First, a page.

Maybe you want to give a kidney to your sister and I want to give a kidney to my sister, but neither of us can do that because we’re not good matches for them. But maybe your sister could take my kidney and my sister could take your kidney and that way we get two more transplants and two lives saved. That’s the basic idea of kidney exchange.

How can your work on transplantations be useful on understanding other repugnant markets?

Partly the question with kidney exchange was to understand what was repugnant and how we could move forward to the larger goal without offending. In a kidney exchange, no one is paid. No one gets money, it’s a kidney for a kidney, and that turns out not to be repugnant. In the United States we were able to get the federal law changed to make clear that kidney exchange is not repugnant. The reasons that some people don’t like certain transactions can be different from the reasons other people want to engage in those transactions.

What are the ways around this repugnance? Are they necessarily to be found in regulation and law?

Just as markets need social support to work well, so do bans on markets. So making laws against markets doesn’t always make them go away, as we learn in the markets for illegal drugs or for prostitution, for example. Different countries and states in the US have different laws about those things. Another market I’ve talked about where there are different rules in different places are markets for things like parental surrogacy. In France, it’s illegal. In California, where I live, it’s legal. Making it illegal in France, however, has not stopped French couples who need a surrogate from getting them. Then you have to deal with how should the law treat the children who should have French citizenship and French parents and might possibly have no citizenship and no parents if the French law is applied too strictly (The French courts have softened the restrictions of the French law in such cases) ! Markets may be both hard to create, and hard to prevent.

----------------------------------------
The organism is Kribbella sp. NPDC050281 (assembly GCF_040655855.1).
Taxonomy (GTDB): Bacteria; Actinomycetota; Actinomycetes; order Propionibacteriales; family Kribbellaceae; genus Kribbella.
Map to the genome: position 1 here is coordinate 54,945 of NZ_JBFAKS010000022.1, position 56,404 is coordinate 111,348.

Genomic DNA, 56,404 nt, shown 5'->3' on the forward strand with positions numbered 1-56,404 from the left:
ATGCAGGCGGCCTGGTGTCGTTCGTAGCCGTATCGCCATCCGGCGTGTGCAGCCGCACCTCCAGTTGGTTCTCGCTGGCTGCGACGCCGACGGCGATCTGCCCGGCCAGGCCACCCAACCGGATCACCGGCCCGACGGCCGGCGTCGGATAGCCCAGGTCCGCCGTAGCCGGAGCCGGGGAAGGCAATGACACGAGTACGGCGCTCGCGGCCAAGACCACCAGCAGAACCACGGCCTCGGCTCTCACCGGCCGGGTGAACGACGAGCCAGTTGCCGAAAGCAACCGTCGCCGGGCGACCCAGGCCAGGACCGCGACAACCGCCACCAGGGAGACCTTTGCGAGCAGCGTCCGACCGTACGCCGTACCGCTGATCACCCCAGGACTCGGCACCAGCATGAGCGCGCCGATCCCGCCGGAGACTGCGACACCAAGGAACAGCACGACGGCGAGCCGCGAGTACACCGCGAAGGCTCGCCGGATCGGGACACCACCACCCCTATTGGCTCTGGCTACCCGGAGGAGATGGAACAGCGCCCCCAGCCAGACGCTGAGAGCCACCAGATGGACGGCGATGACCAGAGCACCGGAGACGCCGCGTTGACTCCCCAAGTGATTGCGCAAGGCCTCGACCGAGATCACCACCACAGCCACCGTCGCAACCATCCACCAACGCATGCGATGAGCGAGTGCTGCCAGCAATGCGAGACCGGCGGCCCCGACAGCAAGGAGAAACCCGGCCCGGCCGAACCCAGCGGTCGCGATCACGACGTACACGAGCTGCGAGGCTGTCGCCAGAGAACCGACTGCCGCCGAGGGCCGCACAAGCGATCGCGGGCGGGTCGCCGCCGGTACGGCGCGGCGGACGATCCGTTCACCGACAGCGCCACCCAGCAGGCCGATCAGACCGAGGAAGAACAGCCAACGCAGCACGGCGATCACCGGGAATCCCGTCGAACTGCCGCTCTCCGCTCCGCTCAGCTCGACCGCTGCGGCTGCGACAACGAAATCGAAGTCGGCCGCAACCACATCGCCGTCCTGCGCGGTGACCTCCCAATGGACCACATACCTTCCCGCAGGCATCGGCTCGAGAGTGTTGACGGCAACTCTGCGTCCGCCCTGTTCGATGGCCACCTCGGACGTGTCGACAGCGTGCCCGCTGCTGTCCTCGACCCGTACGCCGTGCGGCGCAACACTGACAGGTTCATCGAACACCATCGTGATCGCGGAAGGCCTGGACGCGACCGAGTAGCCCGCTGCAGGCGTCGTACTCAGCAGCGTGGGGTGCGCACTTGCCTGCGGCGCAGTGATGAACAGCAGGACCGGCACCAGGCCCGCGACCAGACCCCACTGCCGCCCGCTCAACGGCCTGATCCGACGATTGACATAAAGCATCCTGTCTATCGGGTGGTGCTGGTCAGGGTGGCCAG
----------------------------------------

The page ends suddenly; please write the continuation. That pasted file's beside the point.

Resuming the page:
How can the study of repugnant markets help regular legal markets?

Technology changes all markets and the opportunities of people in markets. For instance surrogacy was only possible after the invention of in vitro fertilization. This is true in other markets too. We now see financial markets where most of the trades are done by computers. That has changed the nature of the market and sometimes it changes the nature of rules that markets need to run well. I think that markets are a little bit like living organisms. We have to see how they evolve. When we think about how to make them work well, how markets should serve the participants and society, we sometimes have to change the rules by which they work.

Listen to Alvin Roth on Social Science Bites discuss ‘matching markets’

Leighton Kille, Thibault Lieurade

Pictured: Leighton Kille.

Leighton is one of the founders of Journalist's Resource, a project of Harvard Kennedy School, where he was the editor. He was also head of cinema at the Boston Globe for seven years and assistant editor of the San Francisco Bay Guardian for eight years, and has worked in several other media in the United States.

Graduate of ESCP Europe and Grenoble School of Management, Thibault Lieurade is a journalist and editorial consultant specialized in economics and management. He worked in several national newsrooms, including M6 and France 24, as well as for the webTV Xerfi channel (backed by the economic research firm Xerfi).